It is estimated that healthcare companies spent $28bn on research and development worldwide in the year 2000. Large pharmaceutical companies such as Pfizer are spending as much as $4bn a year on developing the treatments of tomorrow.
But the potential rewards far outweigh the costs. If the product is successful, a company can expect to make operating profits of 30% to 40% of the sales revenue.
When Warner Lambert produced Lipitor, a cholesterol-reducing drug, the impact on profits was amazing. The drug accounts for over half of total sales of a worldwide market worth $13bn a year. Also, companies can cut down on costs by embracing technological advances to control drug development costs. In addition, partnerships and mergers are helping to keep costs down.
Some investors assume that healthcare investing is about investing in biotechnology. But Schroders has maintained a relatively cautious stance to biotech, with less than 10% of the portfolio held in this area throughout much of last year. Schroders aims to provide investors with a broad exposure to a wide range of healthcare companies, without excessively exposing them to the higher risk and volatile biotech sector. In addition, unrealistic valuations among biotech companies led us to largely avoid them for much of the last year.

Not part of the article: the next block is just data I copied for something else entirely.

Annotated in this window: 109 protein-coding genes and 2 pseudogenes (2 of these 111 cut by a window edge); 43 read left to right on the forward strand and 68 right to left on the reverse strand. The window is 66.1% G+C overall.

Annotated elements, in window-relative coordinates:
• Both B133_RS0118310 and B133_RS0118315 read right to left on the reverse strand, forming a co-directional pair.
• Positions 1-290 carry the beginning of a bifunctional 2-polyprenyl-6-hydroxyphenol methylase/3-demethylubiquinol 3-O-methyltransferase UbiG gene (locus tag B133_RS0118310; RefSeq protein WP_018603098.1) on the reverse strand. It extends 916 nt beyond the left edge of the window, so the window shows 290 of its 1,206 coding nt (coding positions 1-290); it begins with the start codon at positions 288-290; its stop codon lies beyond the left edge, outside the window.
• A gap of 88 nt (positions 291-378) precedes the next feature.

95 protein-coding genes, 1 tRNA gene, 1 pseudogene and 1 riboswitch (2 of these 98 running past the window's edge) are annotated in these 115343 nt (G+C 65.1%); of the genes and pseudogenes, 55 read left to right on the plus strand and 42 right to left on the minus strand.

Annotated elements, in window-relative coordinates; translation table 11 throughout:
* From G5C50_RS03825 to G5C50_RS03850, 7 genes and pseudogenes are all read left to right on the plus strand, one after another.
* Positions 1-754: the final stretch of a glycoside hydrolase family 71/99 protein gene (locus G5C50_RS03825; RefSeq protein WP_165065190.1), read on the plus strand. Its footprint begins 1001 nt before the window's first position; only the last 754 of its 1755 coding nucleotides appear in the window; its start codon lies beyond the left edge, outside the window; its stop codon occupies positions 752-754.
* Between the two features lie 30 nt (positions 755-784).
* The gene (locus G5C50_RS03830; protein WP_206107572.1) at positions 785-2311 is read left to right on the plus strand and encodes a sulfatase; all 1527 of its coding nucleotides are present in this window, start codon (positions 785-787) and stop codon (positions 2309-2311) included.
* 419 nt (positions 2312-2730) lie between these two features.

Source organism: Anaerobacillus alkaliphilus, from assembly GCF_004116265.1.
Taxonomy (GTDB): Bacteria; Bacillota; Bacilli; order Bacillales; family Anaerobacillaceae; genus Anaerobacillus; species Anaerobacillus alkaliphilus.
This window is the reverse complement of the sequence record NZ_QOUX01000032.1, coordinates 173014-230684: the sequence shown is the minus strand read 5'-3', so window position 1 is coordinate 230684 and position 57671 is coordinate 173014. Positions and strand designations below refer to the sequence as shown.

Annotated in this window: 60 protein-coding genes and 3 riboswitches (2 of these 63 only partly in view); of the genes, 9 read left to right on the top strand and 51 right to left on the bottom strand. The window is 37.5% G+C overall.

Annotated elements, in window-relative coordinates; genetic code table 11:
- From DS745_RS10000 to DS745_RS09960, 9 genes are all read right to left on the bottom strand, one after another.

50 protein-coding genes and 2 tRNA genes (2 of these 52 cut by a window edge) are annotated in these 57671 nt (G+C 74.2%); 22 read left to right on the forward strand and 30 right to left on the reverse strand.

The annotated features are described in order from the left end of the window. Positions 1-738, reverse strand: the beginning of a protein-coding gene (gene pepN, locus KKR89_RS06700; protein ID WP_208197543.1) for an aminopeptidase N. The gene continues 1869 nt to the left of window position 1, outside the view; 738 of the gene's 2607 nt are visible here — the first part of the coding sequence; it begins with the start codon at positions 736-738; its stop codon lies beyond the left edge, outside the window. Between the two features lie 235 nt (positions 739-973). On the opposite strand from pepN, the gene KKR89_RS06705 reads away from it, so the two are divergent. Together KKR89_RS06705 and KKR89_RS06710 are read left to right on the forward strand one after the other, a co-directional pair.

Having said this, Schroders is now beginning to find some attractive and reasonably valued opportunities in this sector. One is Adolor, a company that develops drugs that relieve pain and the side effects of other pain treatments. A number of its products are in late phase development.
But at least half of the company's portfolio is made up of large and established pharmaceutical companies.
While such companies provide a solid core to the portfolio, Schroders can also take advantage of the growth potential in a number of medium-sized and small-cap stocks.
One of the most successful of our smaller company holdings to date has been North American Scientific. The company makes radioactive seeds for brachytherapy, a treatment involving implanting radioactive material in cancer patients to target tumours. The stock has risen 70% since we first invested in it.
Above all, whether investing in established companies or young start-ups, healthcare investors need patience.
It takes times for drug companies to develop and manufacture a new drug and then get it accepted by the regulatory authorities. For example, American Home Products has suffered litigation issues relating to its diet drugs. But the company has the financial reserves to contain this risk, and, looking forwards, this organisation has a very impressive pipeline of products for women's health, Alzheimer's disease, and flu vaccines.
Given the rising long-term demand for healthcare, we believe the outlook for many of these companies is bright. By focusing on companies that are market leaders in their field or offer products for which there is no direct alternative, we believe investors will unlock the strong rewards of medical discovery.
l Healthcare is one of the fastest growing industries in the developed world.
l Many investors assume healthcare investing is just about biotechnology.
l Healthcare investors need patience.